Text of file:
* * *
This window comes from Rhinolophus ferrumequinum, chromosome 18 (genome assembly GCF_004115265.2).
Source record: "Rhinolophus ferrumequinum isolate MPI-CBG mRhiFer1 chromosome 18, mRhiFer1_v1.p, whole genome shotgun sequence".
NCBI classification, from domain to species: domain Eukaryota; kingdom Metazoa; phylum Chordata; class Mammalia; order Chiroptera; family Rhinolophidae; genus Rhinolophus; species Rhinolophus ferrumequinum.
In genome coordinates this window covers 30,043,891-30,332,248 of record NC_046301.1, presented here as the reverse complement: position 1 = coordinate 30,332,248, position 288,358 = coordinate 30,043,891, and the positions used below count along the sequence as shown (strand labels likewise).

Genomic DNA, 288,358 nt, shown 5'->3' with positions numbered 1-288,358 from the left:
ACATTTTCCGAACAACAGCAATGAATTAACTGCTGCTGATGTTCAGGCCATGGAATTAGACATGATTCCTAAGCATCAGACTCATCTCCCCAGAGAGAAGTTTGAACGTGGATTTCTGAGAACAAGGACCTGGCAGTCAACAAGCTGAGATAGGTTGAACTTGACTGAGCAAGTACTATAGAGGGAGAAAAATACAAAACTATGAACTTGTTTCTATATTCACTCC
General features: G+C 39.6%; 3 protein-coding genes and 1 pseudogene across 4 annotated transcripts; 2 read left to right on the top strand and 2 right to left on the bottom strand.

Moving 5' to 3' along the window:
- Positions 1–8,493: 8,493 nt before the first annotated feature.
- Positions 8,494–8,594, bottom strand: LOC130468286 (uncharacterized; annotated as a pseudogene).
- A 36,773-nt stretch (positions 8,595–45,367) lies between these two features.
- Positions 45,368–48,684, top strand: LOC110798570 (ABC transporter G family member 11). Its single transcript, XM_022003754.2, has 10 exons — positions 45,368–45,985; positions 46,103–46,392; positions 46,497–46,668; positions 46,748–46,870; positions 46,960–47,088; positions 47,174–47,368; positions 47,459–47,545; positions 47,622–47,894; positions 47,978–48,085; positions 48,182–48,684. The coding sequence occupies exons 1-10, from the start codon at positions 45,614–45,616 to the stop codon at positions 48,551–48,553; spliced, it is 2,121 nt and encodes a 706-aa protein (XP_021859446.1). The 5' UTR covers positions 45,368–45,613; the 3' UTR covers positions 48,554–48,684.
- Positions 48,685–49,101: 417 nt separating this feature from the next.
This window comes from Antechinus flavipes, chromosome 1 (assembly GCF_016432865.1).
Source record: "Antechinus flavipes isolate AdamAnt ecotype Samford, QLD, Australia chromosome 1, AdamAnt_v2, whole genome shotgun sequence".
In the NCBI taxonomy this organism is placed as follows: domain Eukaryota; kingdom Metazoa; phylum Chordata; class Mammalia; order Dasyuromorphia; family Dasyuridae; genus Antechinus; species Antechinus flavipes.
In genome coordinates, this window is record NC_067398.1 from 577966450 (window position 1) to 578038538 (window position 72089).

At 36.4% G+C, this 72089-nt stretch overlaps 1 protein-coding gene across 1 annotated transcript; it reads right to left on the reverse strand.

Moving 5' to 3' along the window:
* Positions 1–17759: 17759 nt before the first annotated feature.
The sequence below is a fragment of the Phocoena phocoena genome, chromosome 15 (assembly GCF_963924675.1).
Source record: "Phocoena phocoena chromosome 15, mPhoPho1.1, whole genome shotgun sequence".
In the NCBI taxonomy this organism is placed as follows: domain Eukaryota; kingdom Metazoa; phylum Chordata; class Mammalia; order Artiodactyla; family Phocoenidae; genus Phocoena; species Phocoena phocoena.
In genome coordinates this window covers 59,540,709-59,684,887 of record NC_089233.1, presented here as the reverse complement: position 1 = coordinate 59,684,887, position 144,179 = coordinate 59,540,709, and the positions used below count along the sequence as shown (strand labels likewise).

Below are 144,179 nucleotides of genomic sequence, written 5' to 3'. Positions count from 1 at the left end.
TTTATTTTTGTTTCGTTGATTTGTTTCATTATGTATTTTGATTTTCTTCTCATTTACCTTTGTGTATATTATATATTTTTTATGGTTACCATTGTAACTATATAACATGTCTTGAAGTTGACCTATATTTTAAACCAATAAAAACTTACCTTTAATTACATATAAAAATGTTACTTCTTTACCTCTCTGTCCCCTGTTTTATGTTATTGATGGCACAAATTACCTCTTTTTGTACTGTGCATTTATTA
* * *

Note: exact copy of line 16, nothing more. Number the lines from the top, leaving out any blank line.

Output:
In the NCBI taxonomy this organism is placed as follows: domain Eukaryota; kingdom Metazoa; phylum Chordata; class Mammalia; order Dasyuromorphia; family Dasyuridae; genus Antechinus; species Antechinus flavipes.